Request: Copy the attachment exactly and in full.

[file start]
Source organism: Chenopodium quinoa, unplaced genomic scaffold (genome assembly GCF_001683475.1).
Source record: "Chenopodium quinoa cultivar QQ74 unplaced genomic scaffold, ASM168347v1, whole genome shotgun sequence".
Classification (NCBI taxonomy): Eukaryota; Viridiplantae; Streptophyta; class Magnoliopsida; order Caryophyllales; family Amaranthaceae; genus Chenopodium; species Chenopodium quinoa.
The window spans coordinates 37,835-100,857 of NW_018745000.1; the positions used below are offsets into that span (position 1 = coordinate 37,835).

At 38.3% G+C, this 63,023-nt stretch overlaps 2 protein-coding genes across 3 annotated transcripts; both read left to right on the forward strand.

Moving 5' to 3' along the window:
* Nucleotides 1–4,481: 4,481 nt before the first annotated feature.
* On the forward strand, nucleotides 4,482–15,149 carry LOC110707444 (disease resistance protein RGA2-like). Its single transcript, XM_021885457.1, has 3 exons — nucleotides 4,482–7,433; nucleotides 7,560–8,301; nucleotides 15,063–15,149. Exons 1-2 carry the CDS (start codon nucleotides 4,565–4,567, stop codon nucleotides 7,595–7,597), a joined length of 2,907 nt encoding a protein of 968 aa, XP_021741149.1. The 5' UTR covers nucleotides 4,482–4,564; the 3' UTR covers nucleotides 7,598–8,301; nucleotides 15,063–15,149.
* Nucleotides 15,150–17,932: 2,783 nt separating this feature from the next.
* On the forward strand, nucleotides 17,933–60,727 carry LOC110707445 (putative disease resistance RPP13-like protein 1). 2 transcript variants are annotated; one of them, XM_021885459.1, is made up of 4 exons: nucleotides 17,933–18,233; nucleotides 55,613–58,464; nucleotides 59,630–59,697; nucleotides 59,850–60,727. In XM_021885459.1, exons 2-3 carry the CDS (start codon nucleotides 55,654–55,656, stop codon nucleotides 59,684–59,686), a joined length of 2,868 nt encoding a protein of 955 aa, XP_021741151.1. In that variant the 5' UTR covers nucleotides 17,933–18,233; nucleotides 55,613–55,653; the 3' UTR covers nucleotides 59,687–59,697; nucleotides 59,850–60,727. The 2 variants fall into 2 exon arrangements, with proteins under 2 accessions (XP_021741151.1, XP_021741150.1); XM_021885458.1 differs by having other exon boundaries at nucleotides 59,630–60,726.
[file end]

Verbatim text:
Source organism: Chenopodium quinoa, unplaced genomic scaffold (genome assembly GCF_001683475.1).
Source record: "Chenopodium quinoa cultivar QQ74 unplaced genomic scaffold, ASM168347v1, whole genome shotgun sequence".
Classification (NCBI taxonomy): Eukaryota; Viridiplantae; Streptophyta; class Magnoliopsida; order Caryophyllales; family Amaranthaceae; genus Chenopodium; species Chenopodium quinoa.
The window spans coordinates 37,835-100,857 of NW_018745000.1; the positions used below are offsets into that span (position 1 = coordinate 37,835).

At 38.3% G+C, this 63,023-nt stretch overlaps 2 protein-coding genes across 3 annotated transcripts; both read left to right on the forward strand.

Moving 5' to 3' along the window:
* Nucleotides 1–4,481: 4,481 nt before the first annotated feature.
* On the forward strand, nucleotides 4,482–15,149 carry LOC110707444 (disease resistance protein RGA2-like). Its single transcript, XM_021885457.1, has 3 exons — nucleotides 4,482–7,433; nucleotides 7,560–8,301; nucleotides 15,063–15,149. Exons 1-2 carry the CDS (start codon nucleotides 4,565–4,567, stop codon nucleotides 7,595–7,597), a joined length of 2,907 nt encoding a protein of 968 aa, XP_021741149.1. The 5' UTR covers nucleotides 4,482–4,564; the 3' UTR covers nucleotides 7,598–8,301; nucleotides 15,063–15,149.
* Nucleotides 15,150–17,932: 2,783 nt separating this feature from the next.
* On the forward strand, nucleotides 17,933–60,727 carry LOC110707445 (putative disease resistance RPP13-like protein 1). 2 transcript variants are annotated; one of them, XM_021885459.1, is made up of 4 exons: nucleotides 17,933–18,233; nucleotides 55,613–58,464; nucleotides 59,630–59,697; nucleotides 59,850–60,727. In XM_021885459.1, exons 2-3 carry the CDS (start codon nucleotides 55,654–55,656, stop codon nucleotides 59,684–59,686), a joined length of 2,868 nt encoding a protein of 955 aa, XP_021741151.1. In that variant the 5' UTR covers nucleotides 17,933–18,233; nucleotides 55,613–55,653; the 3' UTR covers nucleotides 59,687–59,697; nucleotides 59,850–60,727. The 2 variants fall into 2 exon arrangements, with proteins under 2 accessions (XP_021741151.1, XP_021741150.1); XM_021885458.1 differs by having other exon boundaries at nucleotides 59,630–60,726.